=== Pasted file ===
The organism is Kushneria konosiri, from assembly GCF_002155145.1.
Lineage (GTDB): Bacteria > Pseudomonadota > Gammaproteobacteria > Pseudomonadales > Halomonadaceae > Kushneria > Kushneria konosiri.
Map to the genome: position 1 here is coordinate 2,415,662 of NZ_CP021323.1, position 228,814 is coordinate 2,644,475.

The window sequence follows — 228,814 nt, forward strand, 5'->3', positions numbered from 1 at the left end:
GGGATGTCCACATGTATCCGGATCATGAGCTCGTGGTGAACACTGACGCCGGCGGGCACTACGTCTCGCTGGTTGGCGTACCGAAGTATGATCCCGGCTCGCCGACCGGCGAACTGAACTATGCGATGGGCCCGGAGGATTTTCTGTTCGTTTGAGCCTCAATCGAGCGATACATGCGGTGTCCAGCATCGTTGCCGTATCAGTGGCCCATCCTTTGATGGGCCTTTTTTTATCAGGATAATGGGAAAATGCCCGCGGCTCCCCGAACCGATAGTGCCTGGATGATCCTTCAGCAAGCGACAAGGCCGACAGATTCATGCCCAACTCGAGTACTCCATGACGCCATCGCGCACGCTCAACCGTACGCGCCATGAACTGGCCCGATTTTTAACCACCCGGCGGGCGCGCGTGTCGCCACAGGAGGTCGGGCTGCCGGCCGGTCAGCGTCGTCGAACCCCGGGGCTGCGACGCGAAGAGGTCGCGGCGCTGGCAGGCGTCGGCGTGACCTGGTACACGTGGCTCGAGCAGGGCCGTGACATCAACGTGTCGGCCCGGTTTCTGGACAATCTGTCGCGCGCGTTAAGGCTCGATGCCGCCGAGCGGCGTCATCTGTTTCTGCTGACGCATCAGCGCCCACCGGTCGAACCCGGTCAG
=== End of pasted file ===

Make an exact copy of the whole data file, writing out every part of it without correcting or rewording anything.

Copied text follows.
The organism is Kushneria konosiri, from assembly GCF_002155145.1.
Lineage (GTDB): Bacteria > Pseudomonadota > Gammaproteobacteria > Pseudomonadales > Halomonadaceae > Kushneria > Kushneria konosiri.
Map to the genome: position 1 here is coordinate 2,415,662 of NZ_CP021323.1, position 228,814 is coordinate 2,644,475.

The window sequence follows — 228,814 nt, forward strand, 5'->3', positions numbered from 1 at the left end:
GGGATGTCCACATGTATCCGGATCATGAGCTCGTGGTGAACACTGACGCCGGCGGGCACTACGTCTCGCTGGTTGGCGTACCGAAGTATGATCCCGGCTCGCCGACCGGCGAACTGAACTATGCGATGGGCCCGGAGGATTTTCTGTTCGTTTGAGCCTCAATCGAGCGATACATGCGGTGTCCAGCATCGTTGCCGTATCAGTGGCCCATCCTTTGATGGGCCTTTTTTTATCAGGATAATGGGAAAATGCCCGCGGCTCCCCGAACCGATAGTGCCTGGATGATCCTTCAGCAAGCGACAAGGCCGACAGATTCATGCCCAACTCGAGTACTCCATGACGCCATCGCGCACGCTCAACCGTACGCGCCATGAACTGGCCCGATTTTTAACCACCCGGCGGGCGCGCGTGTCGCCACAGGAGGTCGGGCTGCCGGCCGGTCAGCGTCGTCGAACCCCGGGGCTGCGACGCGAAGAGGTCGCGGCGCTGGCAGGCGTCGGCGTGACCTGGTACACGTGGCTCGAGCAGGGCCGTGACATCAACGTGTCGGCCCGGTTTCTGGACAATCTGTCGCGCGCGTTAAGGCTCGATGCCGCCGAGCGGCGTCATCTGTTTCTGCTGACGCATCAGCGCCCACCGGTCGAACCCGGTCAG